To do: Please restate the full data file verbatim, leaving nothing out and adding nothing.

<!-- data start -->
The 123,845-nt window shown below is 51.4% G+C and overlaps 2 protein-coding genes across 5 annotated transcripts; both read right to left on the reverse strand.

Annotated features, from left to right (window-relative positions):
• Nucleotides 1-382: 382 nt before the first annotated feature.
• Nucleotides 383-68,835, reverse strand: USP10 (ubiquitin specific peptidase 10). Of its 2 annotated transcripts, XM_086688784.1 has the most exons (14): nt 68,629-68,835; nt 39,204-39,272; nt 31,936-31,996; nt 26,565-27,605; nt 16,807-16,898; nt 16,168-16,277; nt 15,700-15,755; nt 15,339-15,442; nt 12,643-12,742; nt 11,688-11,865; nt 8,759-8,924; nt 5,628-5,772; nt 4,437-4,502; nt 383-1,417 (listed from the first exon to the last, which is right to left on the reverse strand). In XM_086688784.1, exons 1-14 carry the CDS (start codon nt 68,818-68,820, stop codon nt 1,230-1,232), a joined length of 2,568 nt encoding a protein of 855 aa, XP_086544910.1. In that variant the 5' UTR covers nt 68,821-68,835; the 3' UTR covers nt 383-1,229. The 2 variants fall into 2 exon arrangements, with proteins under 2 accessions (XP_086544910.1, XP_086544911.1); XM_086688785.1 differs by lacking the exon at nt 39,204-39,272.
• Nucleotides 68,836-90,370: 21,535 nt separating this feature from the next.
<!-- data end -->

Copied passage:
The 123,845-nt window shown below is 51.4% G+C and overlaps 2 protein-coding genes across 5 annotated transcripts; both read right to left on the reverse strand.

Annotated features, from left to right (window-relative positions):
• Nucleotides 1-382: 382 nt before the first annotated feature.
• Nucleotides 383-68,835, reverse strand: USP10 (ubiquitin specific peptidase 10). Of its 2 annotated transcripts, XM_086688784.1 has the most exons (14): nt 68,629-68,835; nt 39,204-39,272; nt 31,936-31,996; nt 26,565-27,605; nt 16,807-16,898; nt 16,168-16,277; nt 15,700-15,755; nt 15,339-15,442; nt 12,643-12,742; nt 11,688-11,865; nt 8,759-8,924; nt 5,628-5,772; nt 4,437-4,502; nt 383-1,417 (listed from the first exon to the last, which is right to left on the reverse strand). In XM_086688784.1, exons 1-14 carry the CDS (start codon nt 68,818-68,820, stop codon nt 1,230-1,232), a joined length of 2,568 nt encoding a protein of 855 aa, XP_086544910.1. In that variant the 5' UTR covers nt 68,821-68,835; the 3' UTR covers nt 383-1,229. The 2 variants fall into 2 exon arrangements, with proteins under 2 accessions (XP_086544910.1, XP_086544911.1); XM_086688785.1 differs by lacking the exon at nt 39,204-39,272.
• Nucleotides 68,836-90,370: 21,535 nt separating this feature from the next.